Self-Conclusion

By
The cold air hit her face like a slap as she opened the door. She blinked, then quickly recovered and kept walking. She didn’t look back when the thick door swung closed with a heavy thud, nor did she look back when she heard her cell phone vibrating from where she had abandoned it on the top step of the stairwell. She had something to accomplish, and nothing was going to stop her.

The girl walked, feeling oddly satisfied by the feel of her bare feet against the gravel. She smiled slightly to herself--thinking of something that simple at a time like this? Was she crazy?

Angry drivers could be heard honking their horns from below. That was the thing about this city, she thought. There was always too much noise. She’d kill for some quiet. And that’s exactly what she was going to get.

She approached the edge of the roof slowly, shaking her head in an attempt to free long strands of dark brown hair from her eyes. The wind was blowing, making everything seem that much colder. She felt her body temperature start to drop, but she didn’t care. It wasn’t like that mattered, anyway, not with what she was about to do.

The girl stood as close to the edge as possible, almost near enough to curl her toes over it. She stared down at the narrow street, crammed with cars and pedestrians enjoying a late night out in the city. A traffic light changed, and traffic surged ahead. A mob of people crossed the street at the crosswalk. She wondered if any of them would care. Then she laughed. The thought of anyone, not to mention a total stranger, caring for her was ridiculous. No one listens. No one had ever listened. She’d tried telling them that she needed help, but they either didn’t hear her, or didn’t care. Her parents swore on the Bible that it was just a phase; that it would pass in a few months or so. That she could handle it, and that things would be okay.

Well, Mom and Dad, I’m standing on the roof of our apartment building. Does that look okay to you?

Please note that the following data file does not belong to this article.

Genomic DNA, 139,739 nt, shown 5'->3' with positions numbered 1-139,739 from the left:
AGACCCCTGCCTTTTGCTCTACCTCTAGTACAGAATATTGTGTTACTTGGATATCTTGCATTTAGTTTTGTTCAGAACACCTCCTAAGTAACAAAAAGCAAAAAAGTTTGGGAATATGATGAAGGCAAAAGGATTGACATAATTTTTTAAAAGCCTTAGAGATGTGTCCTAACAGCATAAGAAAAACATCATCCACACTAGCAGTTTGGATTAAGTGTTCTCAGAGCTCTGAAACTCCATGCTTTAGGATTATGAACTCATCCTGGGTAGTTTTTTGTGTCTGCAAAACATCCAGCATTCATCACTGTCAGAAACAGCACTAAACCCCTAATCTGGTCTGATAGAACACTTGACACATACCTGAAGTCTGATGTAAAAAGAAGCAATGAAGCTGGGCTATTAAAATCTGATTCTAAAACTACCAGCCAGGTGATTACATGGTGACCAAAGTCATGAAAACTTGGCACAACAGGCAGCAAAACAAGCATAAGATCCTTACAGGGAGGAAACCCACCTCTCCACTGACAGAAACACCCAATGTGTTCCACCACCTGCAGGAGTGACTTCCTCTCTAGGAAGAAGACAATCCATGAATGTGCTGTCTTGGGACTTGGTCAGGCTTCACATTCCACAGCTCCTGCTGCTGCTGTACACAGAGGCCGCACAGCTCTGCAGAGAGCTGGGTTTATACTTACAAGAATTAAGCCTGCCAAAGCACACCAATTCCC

She tilted her head up to the sky one last time. It was a dark, beautiful purple-black, and a few stars were visible despite the overwhelming city lights. I wish I could just float away and never come back.

The girl took a deep breath. She inched one foot forward slowly, infinitesimally. And then…

“Hey! Don’t do that!”

The voice came from behind her. She started slightly in surprise and stepped backwards, whirling around to face the person and at the same time wishing she had had the luck to have fallen forward when the voice startled her.

There was a boy there, how long he had been there she did not know, but he didn’t appear to just have arrived. He wasn’t anything extraordinary. In fact, she thought, he rather looks like someone who would deliver pizza to your doorstep. The wind was blowing dirty blond hair around too, and he was close enough for her to see his dark blue eyes. The girl opened and closed her mouth a few times in shock, wondering what on earth he was doing here.

“What were you thinking? Are you trying to kill yourself?!” he exclaimed. She rolled her eyes.

“What do you think?” Then she stepped away him and stood at the precipice of death once more.

Warm arms wrapped themselves around her from behind, gently but firmly pulling her backwards. She would have protested, she would have screamed at him to go away, but he was touching her. Someone was touching her. She hadn’t had contact with another person for what felt like years. And oh, did it feel good.

“Please don’t ever do that again,” the boy pleaded. She could hear his voice in her ear.

“Why not?”

“You have no idea how many people you’d be hurting.”

She snorted and made herself move out of his grasp so she could face him.

“I don’t care! You don’t even know me, how could you possibly know what my life is like? How could you have any idea what I go through each and every day? My life sucks, alright? And yeah, I’m fully aware that I sound like your typical angst-ridden teenager, but trust me. There are people who can handle living, and people who can’t. It’s that simple. I just happen to fall into the second category.” The girl took another deep breath to calm herself once she finished speaking.

“Now, if you’ll excuse me, I’ve got a life to end.” She threw the guy one last glance. He was merely looking at her, his expression unreadable. She shook her head and walked to the edge once more. This time, her foot was halfway in the air before the boy intervened.

Suddenly there was an arm yanking her backwards, and she fell to the ground on her backside. The boy stared down at her.

“What the-”

“I know. You may not think I do, but I do.” The boy was speaking quietly, but keeping direct eye contact with her.

“You couldn’t possibly. I wouldn’t wish this feeling on my worst enemy,” the girl replied. She pulled her knees in to her chest and laid her head against her crossed arms. The gravel crunched slightly as the boy sat down next to her.

“You may think you’re alone, and that no one understands you. That the entire world is out to get you, and that every simple task of the day is much too overwhelming. But it’s not. It may seem that way right now, but it’ll pass. Things will get better.”

She raised her head up off of her arms and looked him in the eye.

“Why should I believe you? I just met you,” she stated.

He stared straight back at her, his gaze never wavering from hers.

“Because ten minutes before you got here, I was going to jump too.”





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